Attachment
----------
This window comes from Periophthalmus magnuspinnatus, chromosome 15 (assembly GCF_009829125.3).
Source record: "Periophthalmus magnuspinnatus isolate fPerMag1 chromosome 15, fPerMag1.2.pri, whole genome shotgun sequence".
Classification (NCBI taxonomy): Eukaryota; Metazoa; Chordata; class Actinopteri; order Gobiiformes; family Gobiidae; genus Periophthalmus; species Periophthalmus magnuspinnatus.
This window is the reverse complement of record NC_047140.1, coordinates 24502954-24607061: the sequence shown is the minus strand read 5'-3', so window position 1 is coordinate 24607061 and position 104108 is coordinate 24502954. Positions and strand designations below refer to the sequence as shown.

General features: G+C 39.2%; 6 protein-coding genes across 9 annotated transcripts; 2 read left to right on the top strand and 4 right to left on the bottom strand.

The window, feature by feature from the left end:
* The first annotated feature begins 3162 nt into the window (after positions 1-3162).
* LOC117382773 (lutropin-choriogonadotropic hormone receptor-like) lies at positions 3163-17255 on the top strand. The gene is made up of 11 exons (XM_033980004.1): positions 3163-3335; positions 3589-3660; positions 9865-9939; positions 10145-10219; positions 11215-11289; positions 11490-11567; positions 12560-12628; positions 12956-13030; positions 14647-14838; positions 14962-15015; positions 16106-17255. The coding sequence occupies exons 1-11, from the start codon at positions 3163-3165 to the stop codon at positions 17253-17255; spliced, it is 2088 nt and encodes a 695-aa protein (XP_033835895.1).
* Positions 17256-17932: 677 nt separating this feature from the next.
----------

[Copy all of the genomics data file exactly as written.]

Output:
This window comes from Periophthalmus magnuspinnatus, chromosome 15 (assembly GCF_009829125.3).
Source record: "Periophthalmus magnuspinnatus isolate fPerMag1 chromosome 15, fPerMag1.2.pri, whole genome shotgun sequence".
Classification (NCBI taxonomy): Eukaryota; Metazoa; Chordata; class Actinopteri; order Gobiiformes; family Gobiidae; genus Periophthalmus; species Periophthalmus magnuspinnatus.
This window is the reverse complement of record NC_047140.1, coordinates 24502954-24607061: the sequence shown is the minus strand read 5'-3', so window position 1 is coordinate 24607061 and position 104108 is coordinate 24502954. Positions and strand designations below refer to the sequence as shown.

General features: G+C 39.2%; 6 protein-coding genes across 9 annotated transcripts; 2 read left to right on the top strand and 4 right to left on the bottom strand.

The window, feature by feature from the left end:
* The first annotated feature begins 3162 nt into the window (after positions 1-3162).
* LOC117382773 (lutropin-choriogonadotropic hormone receptor-like) lies at positions 3163-17255 on the top strand. The gene is made up of 11 exons (XM_033980004.1): positions 3163-3335; positions 3589-3660; positions 9865-9939; positions 10145-10219; positions 11215-11289; positions 11490-11567; positions 12560-12628; positions 12956-13030; positions 14647-14838; positions 14962-15015; positions 16106-17255. The coding sequence occupies exons 1-11, from the start codon at positions 3163-3165 to the stop codon at positions 17253-17255; spliced, it is 2088 nt and encodes a 695-aa protein (XP_033835895.1).
* Positions 17256-17932: 677 nt separating this feature from the next.